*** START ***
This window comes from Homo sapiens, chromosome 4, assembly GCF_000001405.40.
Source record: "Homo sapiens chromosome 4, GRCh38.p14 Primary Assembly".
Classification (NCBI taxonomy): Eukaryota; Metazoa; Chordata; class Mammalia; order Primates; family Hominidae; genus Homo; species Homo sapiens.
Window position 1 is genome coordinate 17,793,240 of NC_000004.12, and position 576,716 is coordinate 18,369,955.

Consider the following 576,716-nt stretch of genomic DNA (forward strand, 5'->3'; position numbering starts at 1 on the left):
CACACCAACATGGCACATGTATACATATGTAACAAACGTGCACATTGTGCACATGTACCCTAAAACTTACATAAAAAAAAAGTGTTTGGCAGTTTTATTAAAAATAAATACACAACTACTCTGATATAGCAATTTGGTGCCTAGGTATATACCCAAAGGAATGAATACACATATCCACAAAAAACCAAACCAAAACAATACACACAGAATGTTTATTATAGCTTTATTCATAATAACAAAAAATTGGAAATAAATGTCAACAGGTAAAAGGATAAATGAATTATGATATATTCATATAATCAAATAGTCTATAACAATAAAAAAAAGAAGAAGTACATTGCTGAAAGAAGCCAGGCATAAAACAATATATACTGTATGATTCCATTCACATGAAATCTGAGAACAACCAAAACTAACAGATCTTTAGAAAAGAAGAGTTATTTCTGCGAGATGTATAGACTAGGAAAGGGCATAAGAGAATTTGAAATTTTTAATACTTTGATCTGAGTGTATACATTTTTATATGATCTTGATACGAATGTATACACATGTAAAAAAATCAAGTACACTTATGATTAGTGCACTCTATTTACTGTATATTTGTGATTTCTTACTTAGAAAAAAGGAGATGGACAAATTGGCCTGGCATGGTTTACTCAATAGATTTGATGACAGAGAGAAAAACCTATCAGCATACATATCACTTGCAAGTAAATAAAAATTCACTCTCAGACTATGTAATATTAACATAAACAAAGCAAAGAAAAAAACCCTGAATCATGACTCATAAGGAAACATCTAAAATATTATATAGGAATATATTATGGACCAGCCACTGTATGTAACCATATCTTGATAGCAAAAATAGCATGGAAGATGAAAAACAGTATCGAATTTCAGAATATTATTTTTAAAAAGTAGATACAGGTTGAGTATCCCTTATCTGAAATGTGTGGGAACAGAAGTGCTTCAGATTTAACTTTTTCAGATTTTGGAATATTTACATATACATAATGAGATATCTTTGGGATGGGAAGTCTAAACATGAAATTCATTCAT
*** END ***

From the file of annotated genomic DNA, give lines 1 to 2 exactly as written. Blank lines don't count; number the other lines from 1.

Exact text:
This window comes from Homo sapiens, chromosome 4, assembly GCF_000001405.40.
Source record: "Homo sapiens chromosome 4, GRCh38.p14 Primary Assembly".